All these and more are various ways why people stutter. Stuttering is a problem with the movements of necessary speech, not how we formulate what we want to say. Now that we accomplished a few of the reasons why people stutter, let me define the term stuttering. In order to understand stuttering it is imperative to look at the medical condition of stuttering. "Stuttering is a generic term that describes speech that does not follow normal conventional rhythm." With this definition in place, we see that everyone stutters. When we are speaking to fast, confused, angry, nervous or even surprised we get all tongue-tied and stutter. The term in the medical field is "developmental stuttering" which is not caused by speaking to fast, confused, angry, nervous or surprised. Developmental stuttering is observed disruption in the normal fluency of speech. Fluent speech is considered to follow a normal accepted flow of speech patterns. In medical terms the name for this is "dysfluencies" and it is the only name observed in developmental stuttering. Take a deep breath, then breathe out as you speak. The words flow beautiful, another way is singing. There is a constant rhythm pattern in singing. Many people who stutter, including myself, do not stutter when singing.

Knowing all of this, it still doesn't answer the question, why do people stutter? In addition to what was stated, people usually stutter at the beginning of words and phrases. One of the more common times to stutter is when answering the phone; initiating the word "hello" can be difficult for those who stutter. Introducing oneself to another and not being able to say your own name is very frustrating and common for people like myself who stutter. However, the degree of stuttering can vary among different individuals.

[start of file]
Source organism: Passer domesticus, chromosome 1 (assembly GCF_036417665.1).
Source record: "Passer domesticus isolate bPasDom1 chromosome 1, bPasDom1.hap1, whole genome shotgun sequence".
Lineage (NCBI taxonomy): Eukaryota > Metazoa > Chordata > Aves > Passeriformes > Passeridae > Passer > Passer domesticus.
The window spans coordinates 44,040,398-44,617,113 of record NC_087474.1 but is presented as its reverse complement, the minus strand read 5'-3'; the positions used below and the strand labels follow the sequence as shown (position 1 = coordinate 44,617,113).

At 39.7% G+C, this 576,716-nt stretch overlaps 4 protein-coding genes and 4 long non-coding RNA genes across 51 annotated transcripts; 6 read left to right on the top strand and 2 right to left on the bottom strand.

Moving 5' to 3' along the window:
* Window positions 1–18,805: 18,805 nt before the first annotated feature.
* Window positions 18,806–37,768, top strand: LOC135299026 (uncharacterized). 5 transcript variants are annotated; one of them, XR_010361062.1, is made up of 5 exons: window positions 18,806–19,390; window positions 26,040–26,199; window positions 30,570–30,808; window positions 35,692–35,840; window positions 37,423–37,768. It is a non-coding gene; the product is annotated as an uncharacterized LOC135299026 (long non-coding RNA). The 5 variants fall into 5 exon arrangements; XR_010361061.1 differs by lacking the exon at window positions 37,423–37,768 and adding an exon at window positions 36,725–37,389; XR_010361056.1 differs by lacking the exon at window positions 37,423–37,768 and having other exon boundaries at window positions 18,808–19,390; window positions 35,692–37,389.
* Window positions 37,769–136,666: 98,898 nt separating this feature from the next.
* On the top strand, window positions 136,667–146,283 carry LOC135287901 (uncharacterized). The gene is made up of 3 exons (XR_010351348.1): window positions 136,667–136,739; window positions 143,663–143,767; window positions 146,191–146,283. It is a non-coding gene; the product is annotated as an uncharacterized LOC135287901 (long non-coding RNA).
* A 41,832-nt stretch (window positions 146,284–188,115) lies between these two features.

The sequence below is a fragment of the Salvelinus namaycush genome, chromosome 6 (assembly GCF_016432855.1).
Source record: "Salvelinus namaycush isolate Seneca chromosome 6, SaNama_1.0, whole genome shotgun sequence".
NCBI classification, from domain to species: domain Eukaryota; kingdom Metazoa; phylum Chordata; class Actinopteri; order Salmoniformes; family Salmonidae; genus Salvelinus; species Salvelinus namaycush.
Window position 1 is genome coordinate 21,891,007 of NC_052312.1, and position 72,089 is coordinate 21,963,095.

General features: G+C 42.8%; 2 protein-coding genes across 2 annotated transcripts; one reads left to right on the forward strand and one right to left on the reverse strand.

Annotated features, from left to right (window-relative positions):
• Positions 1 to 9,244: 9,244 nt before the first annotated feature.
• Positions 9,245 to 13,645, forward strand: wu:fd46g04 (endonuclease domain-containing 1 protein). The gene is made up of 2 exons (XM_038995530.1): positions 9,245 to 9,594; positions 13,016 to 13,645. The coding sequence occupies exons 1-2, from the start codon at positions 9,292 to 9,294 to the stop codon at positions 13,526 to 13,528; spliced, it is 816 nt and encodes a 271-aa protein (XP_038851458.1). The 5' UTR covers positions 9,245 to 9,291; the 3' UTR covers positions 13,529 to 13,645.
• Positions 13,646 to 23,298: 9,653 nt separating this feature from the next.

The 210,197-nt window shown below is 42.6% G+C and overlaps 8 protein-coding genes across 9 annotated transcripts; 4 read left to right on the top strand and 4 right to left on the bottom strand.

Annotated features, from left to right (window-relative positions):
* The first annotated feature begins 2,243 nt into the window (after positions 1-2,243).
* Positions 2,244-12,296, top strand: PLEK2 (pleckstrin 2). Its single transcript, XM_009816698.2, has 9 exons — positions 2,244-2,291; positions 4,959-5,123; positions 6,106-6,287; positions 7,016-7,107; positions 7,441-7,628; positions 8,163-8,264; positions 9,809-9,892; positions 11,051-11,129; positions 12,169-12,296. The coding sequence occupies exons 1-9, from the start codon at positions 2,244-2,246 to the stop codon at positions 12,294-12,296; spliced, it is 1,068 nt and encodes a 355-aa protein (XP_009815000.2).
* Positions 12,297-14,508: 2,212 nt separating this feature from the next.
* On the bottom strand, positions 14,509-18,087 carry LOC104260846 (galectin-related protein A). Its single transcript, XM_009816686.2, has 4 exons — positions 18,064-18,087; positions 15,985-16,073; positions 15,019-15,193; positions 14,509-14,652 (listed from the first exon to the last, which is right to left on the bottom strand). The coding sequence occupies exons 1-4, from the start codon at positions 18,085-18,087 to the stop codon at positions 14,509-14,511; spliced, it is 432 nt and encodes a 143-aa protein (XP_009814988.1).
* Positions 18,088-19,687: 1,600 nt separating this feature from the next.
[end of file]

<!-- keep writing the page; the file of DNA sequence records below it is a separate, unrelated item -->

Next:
Many instances growing up I remember the phone ringing and being home alone and feeling an anxiety because I knew I could not say the word "hello." I have always hated meeting new people and hoped that someone I knew was there to introduce me to others, because of the fact I couldn't even say my own name. This was humiliating for me growing up, because I did not have a learning disability, just a stuttering problem.

"Anticipatory anxiety is anxiety associated with the fear of stuttering." This fear of stuttering is directed to the self-perception of communicating. What I mean by this is when someone stands in front of a crowd or person and is communicating to them, if you think you are speaking rather fluently, there is no anxiety in you. Nonetheless, if you are speaking to a crowd or person and you feel that your stuttering is affecting your ability to communicate, than you are anticipatory anxiety. Anxiety can dominate a person's emotional life. A lot of times anticipatory anxiety is a result of stuttering and is cultivated by previous awkward situations where one has felt embarrassed stuttering in the presence of others. This is a result of stuttering and not the cause, however, just as anyone who has been scared knows that the fear can impair one's ability to function, and anticipatory anxiety can take place.